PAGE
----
Oil futures headed higher for a fourth straight session on Friday, with Brent crude, the global price benchmark, trading at its highest since October 2018.
“The market is pricing in a prolonged impact of supply disruptions, and the likely storage draws that will be needed to fulfill refinery demand,” said Louise Dickson, senior oil market analyst at Rystad Energy, in daily commentary.
“Even as barrels come back on production, the perceived supply shortage, paired with bullish hints of demand recovery, have significantly tightened the market, at least in the very short-term, paving the ascent of Brent to above $77 per barrel,” she said.
West Texas Intermediate crude for November delivery CL00, +0.59% CLX21, +0.59%, the U.S. benchmark, was up 45 cents, or 0.6%, at $73.75 a barrel on the New York Mercantile Exchange, poised for another finish at the highest since late July.
Front-month November Brent BRNX21, +0.71% rose 54 cents, or 0.7%, at $77.79 a barrel on ICE Futures Europe, set for another settlement at the highest in almost three years. December Brent BRN00, +0.65% BRNZ21, +0.65%, the most actively traded contract, was up 52 cents, or 0.7%, at $76.98 a barrel.
For the week, WTI crude traded around 2.7% higher, while front-month Brent prices were up 8.6%.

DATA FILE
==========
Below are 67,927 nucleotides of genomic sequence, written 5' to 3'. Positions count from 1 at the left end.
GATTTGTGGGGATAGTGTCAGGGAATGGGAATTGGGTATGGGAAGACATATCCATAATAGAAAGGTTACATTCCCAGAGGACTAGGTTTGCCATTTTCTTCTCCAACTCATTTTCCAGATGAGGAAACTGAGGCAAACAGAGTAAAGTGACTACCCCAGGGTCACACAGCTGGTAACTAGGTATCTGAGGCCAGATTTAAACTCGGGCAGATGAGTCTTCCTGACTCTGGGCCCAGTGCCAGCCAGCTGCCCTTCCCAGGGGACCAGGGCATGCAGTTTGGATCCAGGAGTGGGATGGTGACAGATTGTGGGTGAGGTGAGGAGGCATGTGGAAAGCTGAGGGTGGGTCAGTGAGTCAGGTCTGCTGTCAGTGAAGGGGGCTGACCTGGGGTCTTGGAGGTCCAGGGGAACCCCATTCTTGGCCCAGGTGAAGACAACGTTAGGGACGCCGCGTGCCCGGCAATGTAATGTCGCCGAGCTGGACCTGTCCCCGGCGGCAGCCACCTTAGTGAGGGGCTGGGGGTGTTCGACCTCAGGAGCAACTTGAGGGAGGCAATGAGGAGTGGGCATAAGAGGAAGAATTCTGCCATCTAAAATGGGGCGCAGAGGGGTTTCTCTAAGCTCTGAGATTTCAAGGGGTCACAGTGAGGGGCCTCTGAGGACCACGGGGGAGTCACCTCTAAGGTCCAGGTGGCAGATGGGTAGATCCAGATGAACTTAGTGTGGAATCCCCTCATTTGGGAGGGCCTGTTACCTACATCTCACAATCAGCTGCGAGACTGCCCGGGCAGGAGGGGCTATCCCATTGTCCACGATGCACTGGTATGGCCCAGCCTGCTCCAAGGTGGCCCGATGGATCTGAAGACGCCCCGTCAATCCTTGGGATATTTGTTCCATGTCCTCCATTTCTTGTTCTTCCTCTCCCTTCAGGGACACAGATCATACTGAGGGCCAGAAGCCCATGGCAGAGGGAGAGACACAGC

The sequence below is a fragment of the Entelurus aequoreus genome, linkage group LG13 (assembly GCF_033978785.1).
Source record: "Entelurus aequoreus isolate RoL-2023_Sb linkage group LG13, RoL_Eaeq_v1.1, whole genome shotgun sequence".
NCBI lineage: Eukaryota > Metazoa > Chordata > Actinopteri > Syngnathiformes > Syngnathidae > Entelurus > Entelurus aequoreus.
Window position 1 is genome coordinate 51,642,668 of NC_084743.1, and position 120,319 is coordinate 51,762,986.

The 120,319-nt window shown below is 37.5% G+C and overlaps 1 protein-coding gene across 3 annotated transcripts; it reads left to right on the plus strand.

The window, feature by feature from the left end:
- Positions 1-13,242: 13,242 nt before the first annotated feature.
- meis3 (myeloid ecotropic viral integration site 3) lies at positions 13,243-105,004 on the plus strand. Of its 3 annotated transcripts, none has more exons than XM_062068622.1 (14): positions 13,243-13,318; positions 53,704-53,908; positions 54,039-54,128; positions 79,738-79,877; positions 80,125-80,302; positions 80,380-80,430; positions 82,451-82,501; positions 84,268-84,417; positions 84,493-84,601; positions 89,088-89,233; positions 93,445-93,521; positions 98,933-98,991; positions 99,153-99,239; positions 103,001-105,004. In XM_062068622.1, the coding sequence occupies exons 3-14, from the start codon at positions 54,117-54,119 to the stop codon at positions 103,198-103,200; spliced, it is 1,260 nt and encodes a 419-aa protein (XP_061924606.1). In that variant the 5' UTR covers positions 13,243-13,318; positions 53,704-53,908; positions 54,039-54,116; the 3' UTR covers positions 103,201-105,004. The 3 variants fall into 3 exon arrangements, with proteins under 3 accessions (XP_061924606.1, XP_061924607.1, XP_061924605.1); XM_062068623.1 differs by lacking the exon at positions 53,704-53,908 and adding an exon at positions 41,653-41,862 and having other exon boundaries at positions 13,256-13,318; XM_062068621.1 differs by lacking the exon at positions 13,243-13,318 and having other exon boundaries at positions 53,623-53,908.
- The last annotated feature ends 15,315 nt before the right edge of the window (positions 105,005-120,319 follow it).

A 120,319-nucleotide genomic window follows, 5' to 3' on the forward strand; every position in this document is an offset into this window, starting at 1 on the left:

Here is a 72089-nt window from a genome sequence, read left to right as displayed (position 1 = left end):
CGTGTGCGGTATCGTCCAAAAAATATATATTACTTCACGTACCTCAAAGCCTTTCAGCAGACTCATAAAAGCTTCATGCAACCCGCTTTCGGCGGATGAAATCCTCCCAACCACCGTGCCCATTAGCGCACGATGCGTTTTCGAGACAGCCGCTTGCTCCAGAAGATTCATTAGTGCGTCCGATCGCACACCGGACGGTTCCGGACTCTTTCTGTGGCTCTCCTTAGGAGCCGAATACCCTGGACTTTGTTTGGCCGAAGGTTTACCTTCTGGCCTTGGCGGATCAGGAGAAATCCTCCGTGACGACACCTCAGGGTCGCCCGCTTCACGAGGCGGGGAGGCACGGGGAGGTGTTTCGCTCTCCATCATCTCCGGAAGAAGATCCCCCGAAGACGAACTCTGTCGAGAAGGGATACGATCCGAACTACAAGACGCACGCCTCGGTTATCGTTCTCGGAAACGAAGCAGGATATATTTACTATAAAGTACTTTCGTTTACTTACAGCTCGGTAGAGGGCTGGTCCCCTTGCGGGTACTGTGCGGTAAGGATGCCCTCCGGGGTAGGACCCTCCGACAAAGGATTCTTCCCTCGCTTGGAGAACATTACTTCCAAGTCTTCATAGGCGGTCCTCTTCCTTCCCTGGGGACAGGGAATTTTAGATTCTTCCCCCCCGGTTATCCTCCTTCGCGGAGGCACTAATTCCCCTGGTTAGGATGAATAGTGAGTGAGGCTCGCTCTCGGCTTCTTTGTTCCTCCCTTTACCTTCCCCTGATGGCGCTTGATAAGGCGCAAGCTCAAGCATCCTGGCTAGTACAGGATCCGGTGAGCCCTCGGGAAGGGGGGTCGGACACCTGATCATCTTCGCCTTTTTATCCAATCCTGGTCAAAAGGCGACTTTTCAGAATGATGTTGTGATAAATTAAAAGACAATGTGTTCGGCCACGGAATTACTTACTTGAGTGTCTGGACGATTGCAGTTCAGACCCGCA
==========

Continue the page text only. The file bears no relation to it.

“The price rise is being facilitated by limited supply (production outages in the Gulf of Mexico, lower OPEC+ production than agreed) coupled with robust demand, causing the oil market to tighten noticeably,” said Carsten Fritsch, analyst at Commerzbank, in a note.
The Bureau of Safety and Environmental Enforcement on Thursday estimated that 16.2% of U.S. Gulf oil production, or around 294,414 barrels a day, remained shut in after Ida made landfall on the Louisiana coast on Aug. 29. Meanwhile, refinery activity has rebounded more quickly than production, analysts noted.
Reuters earlier this week reported that members of the Organization of the Petroleum Exporting Countries and its allies, known as OPEC+, have struggled to boost production after agreeing to begin further easing output curbs starting in August.
With the OPEC+ meeting for Oct. 4, the group of oil producers will “need to decide on a supply plan — either to stoke oil prices higher towards $80 per barrel Brent, or take action to boost supply and normalize prices,” said Rystad Energy’s Dickson.
“If OPEC+ decides oil is getting too expensive, it could call on some key producers with sizeable spare capacity, such as Saudi Arabia, to step up production and trim prices back towards the low to mid $70s,” she said.
For now, crude balances remain bullish, driven by gasoline demand, but lower demand for non-core refined products such as jet fuel will put bearish pressure on liquids balances,” said Dickson. There’s also a “healthy dose of downside risk for prices” as flu season and potential new CCOVID-19 variants approach.
On Nymex Friday, October gasoline RBV21, -0.08% shed 0.3% to $2.165 a gallon, with the contract trading down 0.3% for the week. October heating oil HOV21, +0.21% tacked on nearly 0.2% to $2.252 a gallon, poised for a weekly rise of around 2%.
October natural gas NGV21, +1.33%, which expires at the end of Tuesday’s session, traded at $5.044 per million British thermal units, up 1.4% in Friday dealings, but poised for a weekly loss of over 1%.